Lake Mead comes close to ‘dead pool’ status, posing serious risks across the Southwest
Lake Mead's water levels this week dropped to historic lows, bringing the nation's largest reservoir less than 150 feet away from "dead pool" — when the
Lake Mead's water levels this week dropped to historic lows, bringing the nation's largest reservoir less than 150 feet away from "dead pool" — when the reservoir is so low that water cannot flow downstream from the dam.
Lake Mead's water level on Wednesday was measured at 1,044.03 feet, its lowest elevation since the lake was filled in the 1930s. If the reservoir dips below 895 feet — a possibility still years away — Lake Mead would reach dead pool, carrying enormous consequences for millions of people across Arizona, California, Nevada and parts of Mexico.
"This is deadly serious stuff," said Robert Glennon, an emeritus professor at the University of Arizona who specializes in water law and policy.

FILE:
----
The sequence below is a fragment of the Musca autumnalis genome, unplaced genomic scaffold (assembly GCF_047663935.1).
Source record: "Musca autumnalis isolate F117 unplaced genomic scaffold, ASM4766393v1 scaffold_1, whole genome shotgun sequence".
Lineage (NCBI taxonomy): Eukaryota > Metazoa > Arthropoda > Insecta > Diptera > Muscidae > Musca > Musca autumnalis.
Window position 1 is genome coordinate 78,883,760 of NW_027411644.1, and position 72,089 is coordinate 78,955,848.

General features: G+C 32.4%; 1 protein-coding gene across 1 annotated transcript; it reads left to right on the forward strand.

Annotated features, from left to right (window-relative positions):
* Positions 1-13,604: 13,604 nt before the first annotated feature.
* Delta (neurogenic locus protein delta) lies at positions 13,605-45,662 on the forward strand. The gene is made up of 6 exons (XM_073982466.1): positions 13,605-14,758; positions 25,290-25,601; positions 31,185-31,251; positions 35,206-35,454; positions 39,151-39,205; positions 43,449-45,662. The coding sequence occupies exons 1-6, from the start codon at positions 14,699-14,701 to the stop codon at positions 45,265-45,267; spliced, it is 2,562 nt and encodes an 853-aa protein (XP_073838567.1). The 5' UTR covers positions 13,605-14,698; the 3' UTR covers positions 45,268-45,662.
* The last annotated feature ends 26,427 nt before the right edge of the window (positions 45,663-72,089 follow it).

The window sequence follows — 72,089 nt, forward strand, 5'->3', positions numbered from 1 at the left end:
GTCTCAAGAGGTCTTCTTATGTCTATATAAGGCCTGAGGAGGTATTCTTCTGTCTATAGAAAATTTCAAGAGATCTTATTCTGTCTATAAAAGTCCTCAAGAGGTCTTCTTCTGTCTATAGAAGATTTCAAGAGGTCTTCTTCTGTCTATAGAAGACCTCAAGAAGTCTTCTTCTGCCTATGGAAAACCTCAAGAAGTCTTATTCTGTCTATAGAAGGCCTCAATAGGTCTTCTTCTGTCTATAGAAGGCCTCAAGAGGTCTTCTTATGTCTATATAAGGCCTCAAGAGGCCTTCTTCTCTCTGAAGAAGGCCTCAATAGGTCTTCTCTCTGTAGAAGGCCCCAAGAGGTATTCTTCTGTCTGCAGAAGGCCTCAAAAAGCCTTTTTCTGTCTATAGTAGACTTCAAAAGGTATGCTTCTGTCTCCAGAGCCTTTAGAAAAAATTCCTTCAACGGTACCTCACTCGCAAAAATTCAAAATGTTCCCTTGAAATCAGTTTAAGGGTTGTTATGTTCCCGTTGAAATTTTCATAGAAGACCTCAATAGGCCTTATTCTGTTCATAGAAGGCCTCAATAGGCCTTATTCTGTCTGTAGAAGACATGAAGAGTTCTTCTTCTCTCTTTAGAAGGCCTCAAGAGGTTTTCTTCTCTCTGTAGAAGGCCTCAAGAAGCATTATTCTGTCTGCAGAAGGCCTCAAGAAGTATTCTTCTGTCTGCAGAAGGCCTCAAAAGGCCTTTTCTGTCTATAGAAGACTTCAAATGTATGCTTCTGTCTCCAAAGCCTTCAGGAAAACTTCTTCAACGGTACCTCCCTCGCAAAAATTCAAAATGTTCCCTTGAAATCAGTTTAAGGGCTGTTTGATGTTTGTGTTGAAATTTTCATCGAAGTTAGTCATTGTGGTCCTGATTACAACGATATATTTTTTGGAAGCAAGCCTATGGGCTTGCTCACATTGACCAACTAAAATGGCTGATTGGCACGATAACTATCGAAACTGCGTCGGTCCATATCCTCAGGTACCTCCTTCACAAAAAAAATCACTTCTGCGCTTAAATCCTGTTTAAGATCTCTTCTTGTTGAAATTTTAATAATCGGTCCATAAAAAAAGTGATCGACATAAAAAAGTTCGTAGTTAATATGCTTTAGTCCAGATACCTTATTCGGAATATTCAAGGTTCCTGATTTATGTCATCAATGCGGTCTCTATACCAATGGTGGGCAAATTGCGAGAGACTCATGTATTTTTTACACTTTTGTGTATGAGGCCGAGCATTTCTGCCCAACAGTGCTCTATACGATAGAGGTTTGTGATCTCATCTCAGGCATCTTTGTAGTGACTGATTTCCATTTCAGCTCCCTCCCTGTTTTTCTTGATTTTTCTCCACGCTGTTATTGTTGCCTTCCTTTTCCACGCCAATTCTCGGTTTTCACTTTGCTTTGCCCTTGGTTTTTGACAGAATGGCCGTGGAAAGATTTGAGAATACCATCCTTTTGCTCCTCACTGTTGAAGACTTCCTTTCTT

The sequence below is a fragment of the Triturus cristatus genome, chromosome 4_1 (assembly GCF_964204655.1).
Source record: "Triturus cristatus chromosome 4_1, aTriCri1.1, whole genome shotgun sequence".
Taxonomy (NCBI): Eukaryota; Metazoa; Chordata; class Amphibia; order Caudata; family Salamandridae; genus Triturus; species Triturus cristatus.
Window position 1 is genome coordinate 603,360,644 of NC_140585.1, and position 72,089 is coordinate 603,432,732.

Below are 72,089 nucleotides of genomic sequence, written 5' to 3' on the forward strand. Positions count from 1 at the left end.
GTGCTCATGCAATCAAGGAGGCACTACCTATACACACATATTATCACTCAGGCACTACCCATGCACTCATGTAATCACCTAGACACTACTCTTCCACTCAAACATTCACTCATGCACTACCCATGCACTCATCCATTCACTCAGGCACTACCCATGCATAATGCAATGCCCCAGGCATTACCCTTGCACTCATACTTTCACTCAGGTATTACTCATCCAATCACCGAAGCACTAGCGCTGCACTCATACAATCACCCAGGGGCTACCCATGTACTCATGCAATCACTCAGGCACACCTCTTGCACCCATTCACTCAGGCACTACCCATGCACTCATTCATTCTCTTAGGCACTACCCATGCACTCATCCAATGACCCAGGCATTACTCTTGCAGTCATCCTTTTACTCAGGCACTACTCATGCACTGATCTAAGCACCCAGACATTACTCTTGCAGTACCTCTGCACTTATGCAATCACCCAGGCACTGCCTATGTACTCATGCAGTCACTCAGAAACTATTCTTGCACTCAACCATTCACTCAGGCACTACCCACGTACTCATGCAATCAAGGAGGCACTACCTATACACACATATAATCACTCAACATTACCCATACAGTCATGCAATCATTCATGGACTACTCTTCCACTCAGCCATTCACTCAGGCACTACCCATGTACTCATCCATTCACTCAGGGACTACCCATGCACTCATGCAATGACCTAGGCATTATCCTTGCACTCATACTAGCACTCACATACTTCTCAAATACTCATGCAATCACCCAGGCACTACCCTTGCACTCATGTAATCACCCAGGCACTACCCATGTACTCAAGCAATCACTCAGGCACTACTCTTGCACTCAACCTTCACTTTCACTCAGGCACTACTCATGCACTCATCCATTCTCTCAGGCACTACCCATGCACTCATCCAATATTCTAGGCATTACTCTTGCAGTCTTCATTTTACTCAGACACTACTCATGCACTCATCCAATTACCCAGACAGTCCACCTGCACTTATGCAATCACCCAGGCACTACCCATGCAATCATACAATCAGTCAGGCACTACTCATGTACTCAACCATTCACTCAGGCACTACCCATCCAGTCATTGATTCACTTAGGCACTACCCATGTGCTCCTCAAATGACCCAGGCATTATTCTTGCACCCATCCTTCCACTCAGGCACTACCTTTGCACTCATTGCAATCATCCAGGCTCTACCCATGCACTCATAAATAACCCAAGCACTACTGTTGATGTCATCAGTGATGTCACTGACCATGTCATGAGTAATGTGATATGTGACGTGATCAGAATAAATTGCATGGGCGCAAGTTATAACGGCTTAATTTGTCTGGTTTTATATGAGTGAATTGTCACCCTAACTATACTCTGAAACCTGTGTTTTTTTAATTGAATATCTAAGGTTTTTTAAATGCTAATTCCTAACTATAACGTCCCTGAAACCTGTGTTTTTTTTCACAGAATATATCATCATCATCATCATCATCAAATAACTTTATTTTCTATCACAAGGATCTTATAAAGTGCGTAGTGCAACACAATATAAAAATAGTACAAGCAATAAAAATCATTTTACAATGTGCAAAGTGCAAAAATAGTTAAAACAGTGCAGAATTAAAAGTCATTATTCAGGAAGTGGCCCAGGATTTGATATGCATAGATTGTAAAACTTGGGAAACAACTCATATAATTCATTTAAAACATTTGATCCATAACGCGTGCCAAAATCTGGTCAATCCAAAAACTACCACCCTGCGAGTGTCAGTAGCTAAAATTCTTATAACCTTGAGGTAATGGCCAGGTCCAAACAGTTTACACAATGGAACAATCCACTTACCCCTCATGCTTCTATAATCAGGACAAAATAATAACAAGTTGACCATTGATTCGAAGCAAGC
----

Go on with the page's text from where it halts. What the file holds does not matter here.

Persistent drought conditions over the past two decades, exacerbated by climate change and increased water demands across the southwestern United States, have contributed to Lake Mead's depletion. Though the reservoir is at risk of becoming a dead pool, it would most likely take several more years to reach that level, Glennon said.
In the meantime, the U.S. Bureau of Reclamation and water managers across the southwestern United States are making efforts to manage the flow of water into the Colorado River and regulate water use among states in the region. These measures are designed to help replenish Lake Mead, which was created on the Colorado River on the Arizona-Nevada border when the Hoover Dam was built in the early 1930s, and another severely depleted reservoir, Lake Powell, which was created along the border of Utah and Arizona.
Dead pool would not mean that there was no water left in the reservoir, but even before Lake Mead were to hit that point, there are concerns that water levels could fall so low that the production of hydroelectric power would be hindered.